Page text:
Murray made 24 saves on 26 shots faced for a .923 SV%, while San Jose’s Martin Jones made 38 saves on 41 shots against for a .927 SV% in an equally impressive performance, despite the loss.

Pittsburgh_Penguins_1971-1992.gifGame 1 marked the first appearance in a Stanley Cup Final game for Joe Thornton and Patrick Marleau. Thornton had made 150 playoff appearances with the Boston Bruins and San Jose Sharks before Monday night, while Marleau broke his record 165 playoff games before playing in a Stanley Cup Final game in his 18th season with the Sharks.

This year marks San Jose’s first Stanley Cup Final appearance in their silver anniversary season (25th year as a franchise for those of you who are unaware), while it is the fifth appearance in the Final for Pittsburgh.

Dainius Zubrus picked up the first penalty of the 2016 Stanley Cup Final at 8:54 of the first period after catching Pittsburgh’s Ian Cole with a high stick. The Penguins were unable to convert on the ensuing man advantage.

Bryan Rust scored the first goal of the series and gave Pittsburgh a 1-0 lead 12:46 into the first period. Rust’s wrist shot came on a failed attempt from Justin Schultz that resulted in the puck finding its way to Rust with a large gap in the net to the right of Jones. The goal was Rust’s 6th of the postseason and was assisted by Schultz (3) and Chris Kunitz (7).

A little over a minute later— 1:02 to be exact— the Penguins scored again and doubled their lead to 2-0. This time it was Conor Sheary with a wrist shot goal, his 3rd of the playoffs at 13:48 of the period. Sidney Crosby (10) and Olli Maata (5) picked up the primary and secondary assists.

After twenty minutes of play in Game 1, the Penguins led 2-0 on the scoreboard and 15-4 in shots on goal. Likewise, Pittsburgh also led in giveaways (2-1) entering the first intermission. The Sharks led in hits (17-16), faceoff wins (11-8) and takeaways (2-1) after one period, while both teams had seven blocked shots apiece.

Ian Cole hooked Melker Karlsson early into the second period and gave the flaming hot San Jose Sharks power play unit an opportunity just 1:14 into the period. While on the power play, Tomas Hertl gathered the puck and fired a wrist shot that beat Murray, right through the five hole, to cut the Penguins lead with a power play goal.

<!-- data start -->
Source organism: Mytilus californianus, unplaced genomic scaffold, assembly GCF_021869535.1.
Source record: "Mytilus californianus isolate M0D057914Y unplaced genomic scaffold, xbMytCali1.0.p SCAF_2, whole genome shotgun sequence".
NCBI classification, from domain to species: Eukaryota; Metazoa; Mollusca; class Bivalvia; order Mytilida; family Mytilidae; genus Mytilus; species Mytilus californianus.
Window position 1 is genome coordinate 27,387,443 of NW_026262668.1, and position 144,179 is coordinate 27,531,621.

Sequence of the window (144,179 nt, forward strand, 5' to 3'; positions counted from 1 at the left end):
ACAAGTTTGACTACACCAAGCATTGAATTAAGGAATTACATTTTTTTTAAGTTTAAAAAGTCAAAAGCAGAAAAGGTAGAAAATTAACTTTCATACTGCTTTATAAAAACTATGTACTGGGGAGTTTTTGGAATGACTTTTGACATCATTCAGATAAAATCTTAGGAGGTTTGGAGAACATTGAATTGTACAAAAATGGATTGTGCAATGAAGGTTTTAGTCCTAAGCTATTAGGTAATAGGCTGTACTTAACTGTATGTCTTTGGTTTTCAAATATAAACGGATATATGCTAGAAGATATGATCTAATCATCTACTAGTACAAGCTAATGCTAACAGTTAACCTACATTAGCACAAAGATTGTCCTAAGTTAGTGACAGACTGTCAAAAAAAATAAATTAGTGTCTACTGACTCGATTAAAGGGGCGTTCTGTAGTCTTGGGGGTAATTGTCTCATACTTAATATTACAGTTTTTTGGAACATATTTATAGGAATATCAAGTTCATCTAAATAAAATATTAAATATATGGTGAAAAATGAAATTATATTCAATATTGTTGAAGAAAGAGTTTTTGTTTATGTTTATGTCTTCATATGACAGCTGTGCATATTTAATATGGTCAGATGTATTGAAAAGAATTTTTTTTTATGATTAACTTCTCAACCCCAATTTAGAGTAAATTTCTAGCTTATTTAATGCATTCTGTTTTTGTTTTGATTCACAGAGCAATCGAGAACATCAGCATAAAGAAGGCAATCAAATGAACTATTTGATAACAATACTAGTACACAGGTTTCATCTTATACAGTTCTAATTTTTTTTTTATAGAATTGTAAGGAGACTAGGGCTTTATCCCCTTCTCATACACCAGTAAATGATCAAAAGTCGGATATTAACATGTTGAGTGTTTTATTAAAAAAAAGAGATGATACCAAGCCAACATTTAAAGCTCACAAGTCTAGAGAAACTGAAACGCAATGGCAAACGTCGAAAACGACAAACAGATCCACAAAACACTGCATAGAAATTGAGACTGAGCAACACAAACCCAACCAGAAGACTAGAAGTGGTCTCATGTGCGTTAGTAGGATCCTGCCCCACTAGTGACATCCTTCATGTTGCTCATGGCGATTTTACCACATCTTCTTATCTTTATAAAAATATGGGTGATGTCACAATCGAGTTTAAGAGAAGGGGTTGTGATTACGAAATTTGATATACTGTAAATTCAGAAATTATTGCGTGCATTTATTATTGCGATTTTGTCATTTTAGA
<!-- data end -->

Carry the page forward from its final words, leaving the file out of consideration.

The goal was Hertl’s 6th of the 2016 Stanley Cup Playoffs and the first in the history of the Stanley Cup Final era for San Jose. Hertl’s power play goal was assisted by Joonas Donskoi (5) and Brent Burns (15) at 3:02 of the 2nd period.

While dominating in momentum, Martin Jones kept the Sharks in the game with some incredible leg pad saves that robbed Pittsburgh of surefire goals.

Patrick Marleau tied the game, 2-2, with his 5th goal of the playoffs on a slick wraparound, backhand goal, that he was able to angle off the skates of Murray into the twine at 18:12 of the 2nd. Burns picked up his second assist of the night, his 16th of the postseason, and Logan Couture notched the secondary assist, his 17th of the playoffs, on Marleau’s goal.

UnknownAt 18:52 of the 2nd period, Joe Pavelski tripped up Brian Dumoulin and was sent to the penalty box, giving Pittsburgh another power play. Meanwhile, Pavelski had some company in the sin bin and was joined by Joe Thornton in the San Jose box after Thornton had received a roughing minor after the stoppage in play for Pavelski’s penalty.

While Thornton was battling Evgeni Malkin, Malkin slashed Thornton and was promptly sent to the box for his minor infraction. All in all, Malkin and Thornton’s penalties canceled one another, while Pavelski’s penalty put the Penguins on a normal 5 on 4 power play.

With forty minutes in the books, the score was tied 2-2.

Pittsburgh continued to lead in shots on goal (23-17) and led in every other category heading into the 2nd intermission, including hits (27-26), faceoffs (23-21), giveaways (6-4), takeaways (5-2) and blocked shots (17-11). San Jose had gone 1/1 on the power play, while the Penguins were 0/2 on the man advantage.

Marleau would come under fire for an illegal hit to the head on Rust 4:47 into the third period. Rust briefly returned to the game before returning to the quiet room and being forced out of the lineup. Pending league review, Marleau only served a minor penalty in Game 1 for the hit. Penguins head coach, Mike Sullivan, indicated that he was not a fan of the hit and believes the league should take proper action, while informing reporters after the game that Rust is day-to-day with an upper body injury.

Pittsburgh was not able to score on the ensuing power play from Marleau’s illegal hit on Rust and the game continued without major infractions as a result of the increased tensions between the two teams.

Nick Bonino received a pass from Kris Letang and fired a wrist shot past Jones 17:27 into the third period to give Pittsburgh a 3-2 lead. Bonino’s goal, his 4th of the postseason, would prove to be enough for the game-winner. Letang (9) and Carl Hagelin (8) were credited with the assists.